Possible Major Meteor Shower This Weekend

Written by The Night Sky Guy on May 22, 2014 – 8:30 pm -

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Skywatchers across North America are waiting with much anticipation for a new meteor shower that may even rival the trusty Perseids in August.

Some predictions are calling for up to 200 shooting star per hour between 2 and 4 am Eastern Daylight Time on Saturday, May 24th (11 pm on May 23 to 1 am PDT).  And there is one prediction by an astronomer that it may even be a meteor storm coming our way with up to 1000 meteors per hour!

About three years ago astronomers studying comets and their deris stream made a prediction that on May 24, 2014 Earth may be graced by a never-before-seen meteor shower called the ‘May Camelopardilids’.  Like all other showers, this one gets its name from the constellation where it appears to radiate out from, which in this case is Camelopardis – the giraffe.

While all this sounds extremely exciting we have to remember that these are based on computer models that are plotting out where Earth may be plowing through a cloud of debris floating between the inner planets.  Meteor showers occur when our planet slams into a stream of particles left behind by comets.  In this case its debris deposited in the 1800’s.   So basically one big educated guess where exactly Earth will be crossing the cometary debris cloud that causes the meteor shower.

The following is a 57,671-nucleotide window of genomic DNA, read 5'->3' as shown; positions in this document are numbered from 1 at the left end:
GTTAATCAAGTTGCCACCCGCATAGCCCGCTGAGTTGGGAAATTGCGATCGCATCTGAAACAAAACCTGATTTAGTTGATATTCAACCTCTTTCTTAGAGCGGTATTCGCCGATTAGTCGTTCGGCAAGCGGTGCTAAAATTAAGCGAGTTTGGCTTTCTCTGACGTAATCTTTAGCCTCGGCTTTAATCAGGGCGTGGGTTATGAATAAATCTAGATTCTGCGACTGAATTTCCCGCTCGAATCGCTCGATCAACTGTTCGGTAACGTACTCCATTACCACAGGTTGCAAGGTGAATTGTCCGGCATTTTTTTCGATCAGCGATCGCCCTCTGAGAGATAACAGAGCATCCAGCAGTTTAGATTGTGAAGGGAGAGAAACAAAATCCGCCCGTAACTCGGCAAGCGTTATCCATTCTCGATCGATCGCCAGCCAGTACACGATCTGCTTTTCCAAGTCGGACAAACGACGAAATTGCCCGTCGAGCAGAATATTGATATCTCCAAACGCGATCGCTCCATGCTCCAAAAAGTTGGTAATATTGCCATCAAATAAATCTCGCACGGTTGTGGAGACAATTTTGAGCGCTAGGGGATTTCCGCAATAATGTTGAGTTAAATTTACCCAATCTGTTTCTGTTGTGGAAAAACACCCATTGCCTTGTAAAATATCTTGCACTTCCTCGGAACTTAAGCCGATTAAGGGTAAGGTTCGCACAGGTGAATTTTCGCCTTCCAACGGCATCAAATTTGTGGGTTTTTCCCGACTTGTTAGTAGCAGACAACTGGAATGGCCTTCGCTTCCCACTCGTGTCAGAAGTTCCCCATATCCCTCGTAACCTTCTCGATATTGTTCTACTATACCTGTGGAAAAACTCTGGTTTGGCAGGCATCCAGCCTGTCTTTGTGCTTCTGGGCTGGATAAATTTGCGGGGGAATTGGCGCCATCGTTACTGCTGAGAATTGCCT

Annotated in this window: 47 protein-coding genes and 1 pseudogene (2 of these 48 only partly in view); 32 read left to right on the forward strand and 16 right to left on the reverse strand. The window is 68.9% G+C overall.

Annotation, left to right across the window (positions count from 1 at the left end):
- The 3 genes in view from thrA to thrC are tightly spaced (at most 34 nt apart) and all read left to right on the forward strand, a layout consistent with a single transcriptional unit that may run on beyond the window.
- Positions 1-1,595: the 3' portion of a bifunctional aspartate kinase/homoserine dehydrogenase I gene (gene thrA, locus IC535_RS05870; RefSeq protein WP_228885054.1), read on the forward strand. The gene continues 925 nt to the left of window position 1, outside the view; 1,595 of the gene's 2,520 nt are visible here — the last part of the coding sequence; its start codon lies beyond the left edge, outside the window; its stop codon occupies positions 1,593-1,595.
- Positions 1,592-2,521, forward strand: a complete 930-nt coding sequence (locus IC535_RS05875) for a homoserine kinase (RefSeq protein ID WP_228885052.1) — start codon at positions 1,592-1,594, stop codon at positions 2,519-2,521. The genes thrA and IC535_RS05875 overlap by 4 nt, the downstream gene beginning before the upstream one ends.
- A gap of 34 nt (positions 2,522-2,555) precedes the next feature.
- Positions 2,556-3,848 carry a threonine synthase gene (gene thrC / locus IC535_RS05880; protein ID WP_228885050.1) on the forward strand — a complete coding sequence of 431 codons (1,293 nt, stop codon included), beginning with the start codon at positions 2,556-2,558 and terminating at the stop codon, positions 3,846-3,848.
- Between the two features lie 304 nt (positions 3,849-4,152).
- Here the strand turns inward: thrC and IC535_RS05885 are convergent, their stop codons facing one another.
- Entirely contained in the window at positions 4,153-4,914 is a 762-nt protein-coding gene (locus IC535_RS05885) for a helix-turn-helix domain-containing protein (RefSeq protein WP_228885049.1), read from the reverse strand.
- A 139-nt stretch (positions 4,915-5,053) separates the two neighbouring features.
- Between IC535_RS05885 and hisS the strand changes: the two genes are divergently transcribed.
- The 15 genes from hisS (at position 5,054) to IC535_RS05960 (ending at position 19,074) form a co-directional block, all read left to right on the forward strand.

It could literally be the best sky show in decades or a big bust.

But since no one knows for sure, I know what I will be doing in the early morning hours of Saturday. Getting out my blanket, brew some hot chocolate and keep looking up.

Read my complete viewer’s guide with skycharts at National Geographic News.


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Ontario Fireball Sets Off Meteorite Hunt

Written by The Night Sky Guy on March 21, 2014 – 2:28 pm -

This is a shot of the bright metoer that streaked across southwestern Ontario on March 18, 2014 as captured by special all-sky camera monitors. Credit: University of Western Ontario

This is a shot of the bright meteor that streaked across southwestern Ontario on March 18, 2014 as captured by special all-sky camera monitors. Credit: University of Western Ontario

On Tuesday, March 18 at 10:24 pm EDT a super-bright fireball lit up southwestern Ontario skies.

Here is a photo captured by Univ. Western Ontario all-sky camera of the meteor event. Researchers now estimate it was a meteor the size of a basketball that entered Earth`s atmosphere. The cosmic intruder spend about 5 seconds traveling through North American skies before the air pressure pulverized it. Meteor experts say this is the first time in a half decade that such a bright event happened in Ontario.

The space rock most likely fragmented with pieces probably making it to the ground. Now the hunt is on for meteorites just 5 km NW of St. Thomas, Ontario. According to researchers the odds of finding a fragment of the meteor are small since it’s like looking for a needle in a haystack but the general public has the best shot.

Stay tuned for more details as they are made available.


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Glimpse Giant Asteroid Glide Through Taurus

Written by The Night Sky Guy on February 6, 2014 – 4:22 pm -

A giant asteroid, first seen 110 years ago, is making a rare appearance for backyard astronomers this month.